Drawn from the peerless collection of Helmut and Alison Gernsheim, the exhibition features masterpieces from photography’s first 150 years, alongside other images that, while lesser known, are integral to the medium’s history. Highlights include the first photograph (on permanent display at the Ransom Center); works by nineteenth-century masters such as Lewis Carroll, Julia Margaret Cameron, and Henry Peach Robinson; and iconic images by modern photographers such as Man Ray, Edward Weston, Robert Capa, and Henri Cartier-Bresson.
The Harry Ransom Center will celebrate the opening of the exhibition with “A Picture Perfect Evening” on Friday, September 10th from 6 to 8 p.m. The event is free for Ransom Center members or $20 for non-members. Tickets can be purchased in advance on the website or at the door. The event will feature exhibition tours, refreshments, a photo booth, and make-and-take photo keepsakes with The Wondercraft.
The Alamo Drafthouse Cinema will be screening a restored version of The Red Shoes (1948) on Thursday, August 5. Through August 1, visitors to the Making Movies exhibition can view Hein Heckroth’s storyboards for The Red Shoes and a “picture script” from the movie.
Hein Heckroth was a Surrealist painter and set designer who lived and worked in Germany in the years after World War I. Building on the then-radical theories of Edward Gordon Craig and Adolphe Appia, he earned an international reputation working with the Kurt Jooss dance company creating avant-garde sets and costumes for their productions.
In 1933, Heckroth left Germany when he was blacklisted by the Nazis for refusing to leave his Jewish wife, the artist Ada Maier. They moved to England where Heckroth designed operas for Kurt Weill, Carl Ebert, and others, and continued working with the Jooss dance company, which had also moved to England. In 1943, production designer Vincent Korda saw Heckroth’s design work in a stage production of War and Peace and hired him to work on Gabriel Pascal’s film Caesar and Cleopatra (1945). Soon he was recruited by Alfred Junge, the head designer for The Archers, the production unit founded by Michael Powell and Emeric Pressburger. There he designed costumes for A Matter of Life and Death (1947)and Black Narcissus (1949).
Given his experience with avant-garde theater and designing for dance, he was the natural choice for production designer for The Red Shoes. Powell and Pressburger gave him enormous freedom to experiment, and he created beautiful surreal sets and costumes with materials such as chiffon, gauze, and cellophane. His stunning designs for The Red Shoes won him an Oscar for color art direction in 1948.
These two designs and the “picture script” for the dance sequence in The Red Shoes come from the collection of Heckroth’s colleague Edward Carrick, another important production designer in England at the time.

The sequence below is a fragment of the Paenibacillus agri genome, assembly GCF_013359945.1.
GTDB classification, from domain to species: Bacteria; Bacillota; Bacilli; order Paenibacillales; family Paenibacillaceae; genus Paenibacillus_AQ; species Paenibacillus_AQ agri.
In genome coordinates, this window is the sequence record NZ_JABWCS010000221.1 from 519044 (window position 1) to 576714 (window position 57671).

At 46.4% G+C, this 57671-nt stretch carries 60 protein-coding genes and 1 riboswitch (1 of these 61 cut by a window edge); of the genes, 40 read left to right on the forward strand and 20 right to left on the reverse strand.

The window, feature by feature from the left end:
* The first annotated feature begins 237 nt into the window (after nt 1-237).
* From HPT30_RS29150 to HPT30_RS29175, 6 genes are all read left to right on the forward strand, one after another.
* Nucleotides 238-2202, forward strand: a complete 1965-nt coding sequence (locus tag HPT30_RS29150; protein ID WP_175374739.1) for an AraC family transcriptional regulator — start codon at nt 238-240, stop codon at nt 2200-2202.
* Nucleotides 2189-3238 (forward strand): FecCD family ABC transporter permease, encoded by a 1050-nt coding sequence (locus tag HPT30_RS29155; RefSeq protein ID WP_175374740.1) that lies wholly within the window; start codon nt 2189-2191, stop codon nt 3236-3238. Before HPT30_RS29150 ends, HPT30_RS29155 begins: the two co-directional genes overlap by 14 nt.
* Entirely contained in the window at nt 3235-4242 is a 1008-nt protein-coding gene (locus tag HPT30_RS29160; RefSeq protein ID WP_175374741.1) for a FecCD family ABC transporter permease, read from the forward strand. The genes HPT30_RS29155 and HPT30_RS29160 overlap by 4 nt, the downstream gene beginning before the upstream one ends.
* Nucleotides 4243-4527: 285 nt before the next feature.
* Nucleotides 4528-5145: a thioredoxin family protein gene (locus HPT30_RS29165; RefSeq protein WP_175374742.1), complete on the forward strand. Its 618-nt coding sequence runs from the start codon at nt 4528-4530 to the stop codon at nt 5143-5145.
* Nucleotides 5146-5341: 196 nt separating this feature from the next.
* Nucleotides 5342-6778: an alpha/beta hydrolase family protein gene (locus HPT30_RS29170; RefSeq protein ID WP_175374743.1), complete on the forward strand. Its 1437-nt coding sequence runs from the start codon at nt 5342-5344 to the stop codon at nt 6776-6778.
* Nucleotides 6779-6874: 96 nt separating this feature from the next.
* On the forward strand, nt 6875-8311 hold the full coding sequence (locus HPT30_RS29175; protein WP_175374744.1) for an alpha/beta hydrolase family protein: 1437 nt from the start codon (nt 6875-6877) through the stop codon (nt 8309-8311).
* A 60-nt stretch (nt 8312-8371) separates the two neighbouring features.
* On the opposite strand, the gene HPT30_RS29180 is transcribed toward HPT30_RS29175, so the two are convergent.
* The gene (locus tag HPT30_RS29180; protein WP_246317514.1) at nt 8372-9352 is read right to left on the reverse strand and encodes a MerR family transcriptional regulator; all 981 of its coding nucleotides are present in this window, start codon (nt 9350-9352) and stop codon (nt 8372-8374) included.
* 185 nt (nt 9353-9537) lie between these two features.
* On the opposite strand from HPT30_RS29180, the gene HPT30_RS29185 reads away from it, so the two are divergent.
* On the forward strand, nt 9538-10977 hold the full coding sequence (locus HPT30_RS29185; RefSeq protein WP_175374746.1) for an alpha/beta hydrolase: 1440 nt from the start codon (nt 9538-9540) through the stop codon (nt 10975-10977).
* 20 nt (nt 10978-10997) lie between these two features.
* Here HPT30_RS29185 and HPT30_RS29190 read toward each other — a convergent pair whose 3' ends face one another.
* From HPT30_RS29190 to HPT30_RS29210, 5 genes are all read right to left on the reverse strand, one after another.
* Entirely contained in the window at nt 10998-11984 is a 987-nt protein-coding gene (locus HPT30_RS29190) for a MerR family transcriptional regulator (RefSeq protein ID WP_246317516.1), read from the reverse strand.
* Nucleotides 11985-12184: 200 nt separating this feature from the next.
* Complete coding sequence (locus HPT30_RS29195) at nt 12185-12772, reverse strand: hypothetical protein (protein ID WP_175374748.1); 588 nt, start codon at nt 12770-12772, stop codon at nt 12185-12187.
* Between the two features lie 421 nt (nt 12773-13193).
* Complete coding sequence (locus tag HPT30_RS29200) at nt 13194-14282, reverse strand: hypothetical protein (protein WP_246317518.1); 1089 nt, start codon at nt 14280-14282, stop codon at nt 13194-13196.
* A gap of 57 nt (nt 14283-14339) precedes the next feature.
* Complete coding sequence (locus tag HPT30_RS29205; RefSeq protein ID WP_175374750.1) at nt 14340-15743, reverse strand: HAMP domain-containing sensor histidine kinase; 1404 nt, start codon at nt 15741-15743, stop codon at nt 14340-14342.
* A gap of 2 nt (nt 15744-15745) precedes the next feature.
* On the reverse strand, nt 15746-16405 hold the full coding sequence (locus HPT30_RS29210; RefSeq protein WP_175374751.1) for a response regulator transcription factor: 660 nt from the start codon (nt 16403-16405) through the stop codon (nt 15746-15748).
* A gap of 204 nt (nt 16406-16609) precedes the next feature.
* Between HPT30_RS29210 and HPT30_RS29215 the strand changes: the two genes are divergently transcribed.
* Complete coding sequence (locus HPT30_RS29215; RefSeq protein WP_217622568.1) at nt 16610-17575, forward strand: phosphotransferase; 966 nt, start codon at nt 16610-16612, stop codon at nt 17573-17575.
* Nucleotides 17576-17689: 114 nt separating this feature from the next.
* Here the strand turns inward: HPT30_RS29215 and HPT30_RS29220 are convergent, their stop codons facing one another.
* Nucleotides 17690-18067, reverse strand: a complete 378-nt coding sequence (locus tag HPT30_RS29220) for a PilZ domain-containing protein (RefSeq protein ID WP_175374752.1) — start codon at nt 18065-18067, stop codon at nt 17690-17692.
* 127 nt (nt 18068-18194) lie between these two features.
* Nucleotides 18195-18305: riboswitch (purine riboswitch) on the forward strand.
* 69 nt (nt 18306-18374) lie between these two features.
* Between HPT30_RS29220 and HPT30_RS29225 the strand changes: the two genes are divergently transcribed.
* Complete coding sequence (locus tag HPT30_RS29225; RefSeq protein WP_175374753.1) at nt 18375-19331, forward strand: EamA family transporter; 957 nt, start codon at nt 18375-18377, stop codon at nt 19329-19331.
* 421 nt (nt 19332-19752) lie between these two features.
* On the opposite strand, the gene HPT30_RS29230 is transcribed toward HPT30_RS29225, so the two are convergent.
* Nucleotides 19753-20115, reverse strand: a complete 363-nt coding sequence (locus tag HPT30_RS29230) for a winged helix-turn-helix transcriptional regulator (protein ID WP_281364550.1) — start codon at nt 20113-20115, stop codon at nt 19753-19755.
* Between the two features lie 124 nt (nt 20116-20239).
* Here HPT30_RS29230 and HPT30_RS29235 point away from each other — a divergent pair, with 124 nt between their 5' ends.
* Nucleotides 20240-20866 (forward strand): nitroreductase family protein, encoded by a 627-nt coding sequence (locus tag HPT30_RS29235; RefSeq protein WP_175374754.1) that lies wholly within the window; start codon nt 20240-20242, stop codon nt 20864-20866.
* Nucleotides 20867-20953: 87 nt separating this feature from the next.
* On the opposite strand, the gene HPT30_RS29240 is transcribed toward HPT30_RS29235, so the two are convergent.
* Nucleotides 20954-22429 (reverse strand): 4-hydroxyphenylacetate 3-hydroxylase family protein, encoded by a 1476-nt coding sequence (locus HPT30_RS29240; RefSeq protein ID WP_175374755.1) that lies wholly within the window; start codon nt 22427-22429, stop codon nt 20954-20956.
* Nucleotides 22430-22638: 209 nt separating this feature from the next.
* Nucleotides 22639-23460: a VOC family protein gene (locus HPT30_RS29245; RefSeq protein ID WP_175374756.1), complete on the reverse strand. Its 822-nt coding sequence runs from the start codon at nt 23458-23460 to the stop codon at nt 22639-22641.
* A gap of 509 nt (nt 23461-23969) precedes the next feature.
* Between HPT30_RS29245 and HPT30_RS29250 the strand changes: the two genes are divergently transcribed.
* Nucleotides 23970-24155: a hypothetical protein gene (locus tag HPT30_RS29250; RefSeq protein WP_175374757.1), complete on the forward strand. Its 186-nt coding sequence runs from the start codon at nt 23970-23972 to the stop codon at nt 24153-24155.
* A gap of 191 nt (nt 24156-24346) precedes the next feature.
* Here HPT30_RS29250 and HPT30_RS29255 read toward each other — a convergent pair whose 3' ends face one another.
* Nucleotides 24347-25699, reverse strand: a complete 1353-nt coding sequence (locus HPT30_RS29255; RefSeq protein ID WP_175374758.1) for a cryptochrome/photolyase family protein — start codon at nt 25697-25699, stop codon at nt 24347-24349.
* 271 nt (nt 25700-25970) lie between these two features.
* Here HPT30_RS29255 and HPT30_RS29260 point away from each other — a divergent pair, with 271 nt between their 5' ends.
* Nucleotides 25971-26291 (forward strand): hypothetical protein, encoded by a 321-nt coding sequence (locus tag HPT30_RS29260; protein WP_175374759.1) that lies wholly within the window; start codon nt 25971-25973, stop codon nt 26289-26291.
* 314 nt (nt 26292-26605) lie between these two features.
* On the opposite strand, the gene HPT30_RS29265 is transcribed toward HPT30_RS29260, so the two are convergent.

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A recent project to reorganize some materials in the papers of British author Compton Mackenzie (1883–1972) brought to light specimens of traditional Nepalese handmade paper serving in a most prosaic capacity.
During the late 1920s and early 1930s, Mackenzie travelled widely and at one point was contacted while in the remote Himalayan kingdom of Nepal by a London publisher. The message from London arrived via New Delhi, India, in the form of a telegram and asked if Mackenzie would consider a “biography of Churchill” upon completion of his present commitment. Unless the biography sought was to be a brief piece for a newspaper or periodical, it would appear it was never written by Mackenzie.
So, in a sense, the telegram was just one more of those numberless pieces of paper that the active life of a published author produces, and a creative dead end at that. But this telegram was very different from most others in that it was written out on paper unlike any I have ever seen.
The form was printed in Devanagari script on two sheets and was accompanied by three more unused blanks. The paper is called lokta and is prepared by hand from fibers obtained from the bark of the Nepalese lokta tree (Daphne cannabina). While lokta paper manufacture requires much the same general techniques as traditional Western handmade paper, the present specimens exhibit a faint but uniform criss-cross design when held up to the light rather than the distinct chain-and-wire lines of their Western equivalents. The finished product is said to be durable and resistant to insect damage.
The sheets in the Mackenzie papers are remarkable for their texture and appearance, exhibiting bits of bark and small twigs worked into the fabric of the paper, dramatic whorls of lokta fiber here and there, and even occasional voids in the paper’s surface. The paper is a mottled pale tan in color and more nearly translucent than opaque. It seems to have been lightly treated during manufacture with sizing, so has a feel more like cloth than traditional paper. The effect is at once one of extreme primitiveness of technique, and yet, at the same time, one of remarkable beauty.
A web search provided several brief histories of lokta paper, which indicate that it was employed by the Nepalese government until the 1950s for its official correspondence and that it continues to find a role there in the preparation of certain classes of documents. Use of the paper is on the decline in Nepal as it is being displaced by conventional machine-made papers, but there is a substantial international market for it among those attracted by its remarkable texture and appearance.
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The Ransom Center’s exhibition Making Movies explores the collaborative processes that take place behind the scenes in filmmaking. For another two weeks, visitors have the opportunity to see original materials from the Center’s film collections in the exhibition, which demonstrates the responsibilities of those involved in films, ranging from the producer to the special effects designer.